EXCLUSIVE - Flashback to the 90s - Building an inclusive Internet
Dr. Tan Tin Wee’s resume is that of a quintessential renaissance man. A trained molecular biologist, he ended up introducing the Internet and the Web to Singapore. He led the first Internet service provider, Technet Unit, National University of Singapore (NUS), for academia and research in the country.
His innovations made the Internet accessible to people using non-Latin scripts around the world and facilitated global sharing of scientific information.
A roving intellect led him to keep pushing the boundaries of technology, streaming live video from Singapore around the world, while the Internet was still in its infancy and developing prototypes for online stock trading and e-commerce.
He was an inaugural inductee into the Internet Hall of Fame in 2012, along with the Fathers of the Internet, Vint Cerf and Bob Kahn, the father of the web, Tim Berners-Lee and US Vice President Al Gore. He was the only Singaporean and one of three Asians in this illustrious group.
At the moment, among his several positions is the role of Director at the National Supercomputing Centre (NSCC) in Singapore.
In the first instalment of this two-part interview, we talk to Dr. Tan about his accomplishments during the early days of the Internet.
In the second part, he tells us what is engaging his mind at present and how he visualises the not-too-distant future.
When asked him about his milestones, Dr. Tan summarised his achievements saying, “At a personal level, it’s about making a difference in the way I think about information. From the perspective of my research community, the most important achievement was enabling researchers to search scientific data online with ease and convenience, by creating some of the earliest online biological databases."
For the country, it was about getting a headstart in terms of entering the Internet Age. From a global perspective, it was to drive innovations and the adoption of new Internet features.”
A paradigm shift in scientific research
Dr. Tan played a key role in ensuring that scientific information, data, literature and software was available on the web. Describing the paradigm shift he said, “You no longer had to go to a physical location in order to interrogate databases and retrieve information.” The community also acquired the ability to publish information online and share it with anyone around the world.
As a molecular biologist in the department of biochemistry at NUS since 1990, he pioneered the use of biological databases, which were searchable using a text indexing system called WAIS (Wide Area Information Server). It was subsequently combined with the Gopher Protocol developed at the University of Minnesota, that allowed distributing, searching, and retrieving documents. In 1992, the first Gopher website was set up in Singapore.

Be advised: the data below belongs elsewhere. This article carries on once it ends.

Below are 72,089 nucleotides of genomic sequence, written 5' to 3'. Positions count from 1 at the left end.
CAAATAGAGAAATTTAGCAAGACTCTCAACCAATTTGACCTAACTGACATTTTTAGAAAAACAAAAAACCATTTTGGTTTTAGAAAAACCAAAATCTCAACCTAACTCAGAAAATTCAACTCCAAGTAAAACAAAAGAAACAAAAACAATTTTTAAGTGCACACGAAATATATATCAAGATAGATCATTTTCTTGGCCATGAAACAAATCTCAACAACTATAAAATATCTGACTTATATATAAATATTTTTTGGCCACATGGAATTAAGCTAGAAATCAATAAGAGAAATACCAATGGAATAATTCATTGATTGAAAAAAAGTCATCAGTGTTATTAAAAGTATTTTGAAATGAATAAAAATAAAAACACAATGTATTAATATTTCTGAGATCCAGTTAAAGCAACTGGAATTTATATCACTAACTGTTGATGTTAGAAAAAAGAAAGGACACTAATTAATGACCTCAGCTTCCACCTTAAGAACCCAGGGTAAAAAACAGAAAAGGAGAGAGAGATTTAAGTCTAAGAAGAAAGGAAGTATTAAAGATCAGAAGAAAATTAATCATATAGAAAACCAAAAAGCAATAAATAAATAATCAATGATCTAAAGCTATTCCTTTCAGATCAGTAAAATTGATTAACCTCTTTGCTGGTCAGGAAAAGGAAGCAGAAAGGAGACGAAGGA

In September 1993, he set up Singapore’s first website, which was a biological database, biomed.nus.sg (bic.nus.edu.sg today). This led to the establishment of the bioinformatics centre in 1996. Dr. Tan was the founding director.
Dr. Tan was also involved in setting up mirror sites, because all the data sites back then were largely in the west. Collaboration with http://bio-mirror.net/ became another key milestone, in 1998. It allowed researchers in the region to easily access the data.
Dr. Tan also helped to create the Cyberspace Hospital for Prof K.C. Lun (former President of the International Medical Informatics Association). It provided access to global health information resources on the Internet using a virtual hospital setting, foreshadowing the wealth of online hospital resources and medical information today.
Bridging the digital divide
Multi-lingual text, domain names and email addresses
Before 1995, non-Latin characters couldn’t be displayed on the Internet’s Web browser graphical interface. Only ASCII characters could be displayed. As a result, a large percentage of the world’s population, who use non-Latin scripts, couldn’t publish information in their own language script on the Internet.
Different communities adhered to their own encoding systems, for example, the Japanese Shift JIS and the Chinese GB. Dr. Tan and his team at the Internet Research and Development Unit (IRDU) in NUS were involved in the early days of adopting Unicode as a standard. At that time Unicode was in its infancy and few realised its potential in handling text of almost all of the world's writing systems as it does today.
In 1994-95, they displayed Chinese characters dynamically on the World Wide Web. This was followed by Tamil. In 1995, the team produced a four-language website, displaying the Singaporean pledge in four official languages, English, Tamil, Chinese and Malay.
In 1996, Dr. Tan worked with Prof. V.K. Samaranayake, considered the "Father of Information Technology" in Sri Lanka and Prof. S.T. Nandasara from the University of Colombo, Dr. Tan helped create a trilingual website, www.lk, which is still in existence today. The work was published in INET'97, in a paper entitled 'Trilingual Sinhala-Tamil-English National Website of Sri Lanka'.